Twitter is facing a hard time stabilizing its user base
Twitter’s woes deepened recently as the struggling messaging platform said it failed to add users in the past quarter, adding to concerns it is lagging in the fast-moving world of social networks. The San Francisco group said its base of monthly active users was 320 million at the end of last year, unchanged from the previous quarter. In addition, excluding those who follow Twitter using text messaging, the user base declined slightly to 305 million from 307 million in the previous quarter. Twitter, which has never earned a profit, said its loss in the past quarter narrowed to US $90.2 million from US $125 million a year earlier, but the market was focused more on its user growth.
Twitter shares dropped more than 3 percent in after-market trades that followed the release of the report, extending a steep decline that has eroded some 75 percent of its value from peak levels. The latest report showed revenue climbed 48 percent to US $710 million in the quarter when compared to the same period a year earlier. Twitter revenue for the full year was up 58 percent to US $2.2 billion. Twitter has been under pressure to prove it can expand beyond its fierce following to be a mainstream society hit. But its outlook for the current quarter failed to allay concerns, with revenue growth below most forecasts. The company projected revenue of US $595 million to US $629 million, below most forecasts of US $629 million.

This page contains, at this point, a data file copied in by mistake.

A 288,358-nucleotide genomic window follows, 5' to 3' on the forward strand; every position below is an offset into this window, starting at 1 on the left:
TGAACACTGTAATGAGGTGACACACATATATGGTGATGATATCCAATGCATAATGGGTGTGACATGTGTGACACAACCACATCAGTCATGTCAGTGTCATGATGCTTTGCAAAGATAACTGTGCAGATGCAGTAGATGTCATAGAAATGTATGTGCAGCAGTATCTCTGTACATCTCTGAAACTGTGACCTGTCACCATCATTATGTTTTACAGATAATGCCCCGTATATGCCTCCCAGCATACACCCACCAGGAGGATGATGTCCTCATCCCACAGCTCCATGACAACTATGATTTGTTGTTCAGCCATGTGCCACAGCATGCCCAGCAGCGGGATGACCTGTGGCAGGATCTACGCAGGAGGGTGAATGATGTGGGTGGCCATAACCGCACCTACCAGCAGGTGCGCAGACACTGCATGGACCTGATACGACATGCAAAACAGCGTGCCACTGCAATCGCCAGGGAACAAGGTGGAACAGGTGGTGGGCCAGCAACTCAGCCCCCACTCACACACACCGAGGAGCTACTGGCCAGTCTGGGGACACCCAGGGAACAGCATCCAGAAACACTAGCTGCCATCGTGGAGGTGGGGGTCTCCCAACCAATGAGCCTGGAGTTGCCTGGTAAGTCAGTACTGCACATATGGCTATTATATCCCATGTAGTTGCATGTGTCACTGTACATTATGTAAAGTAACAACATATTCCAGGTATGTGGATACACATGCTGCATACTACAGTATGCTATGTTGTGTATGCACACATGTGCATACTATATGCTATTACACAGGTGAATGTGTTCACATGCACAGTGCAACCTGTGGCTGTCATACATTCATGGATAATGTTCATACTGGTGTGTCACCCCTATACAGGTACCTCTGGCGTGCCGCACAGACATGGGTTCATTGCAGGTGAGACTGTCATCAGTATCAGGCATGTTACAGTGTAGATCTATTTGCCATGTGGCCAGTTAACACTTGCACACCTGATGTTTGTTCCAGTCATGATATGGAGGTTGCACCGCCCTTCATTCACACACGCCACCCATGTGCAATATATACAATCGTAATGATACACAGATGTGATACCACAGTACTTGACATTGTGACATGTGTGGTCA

Twitter announced earlier Wednesday it was revamping its timeline, allowing the “best” tweets to rise to the top, despite warnings of a revolt from members loyal to the real-time flow of the messaging platform. The latest tweak was aimed at injecting new life into the one-to-many messaging service, by moving away from a purely chronological timeline to one determined by algorithm, as used by social network leader Facebook. Twitter said the “Show me the best tweets first” feature is optional and that users can stick with tweets rushing by like leaves on a fast-moving river, if they prefer. But reports of the timeline shift have already prompted protests from some users who say it may lead to the death of the platform, tweeting with the hashtag #RIPTwitter. Dorsey said that Twitter use “bounced back” in January and that the company was confident it could keep the trend going. Twitter was expecting spikes in use focused on major events such as the Olympics and the US presidential election, and intent on getting new users to stick with the service.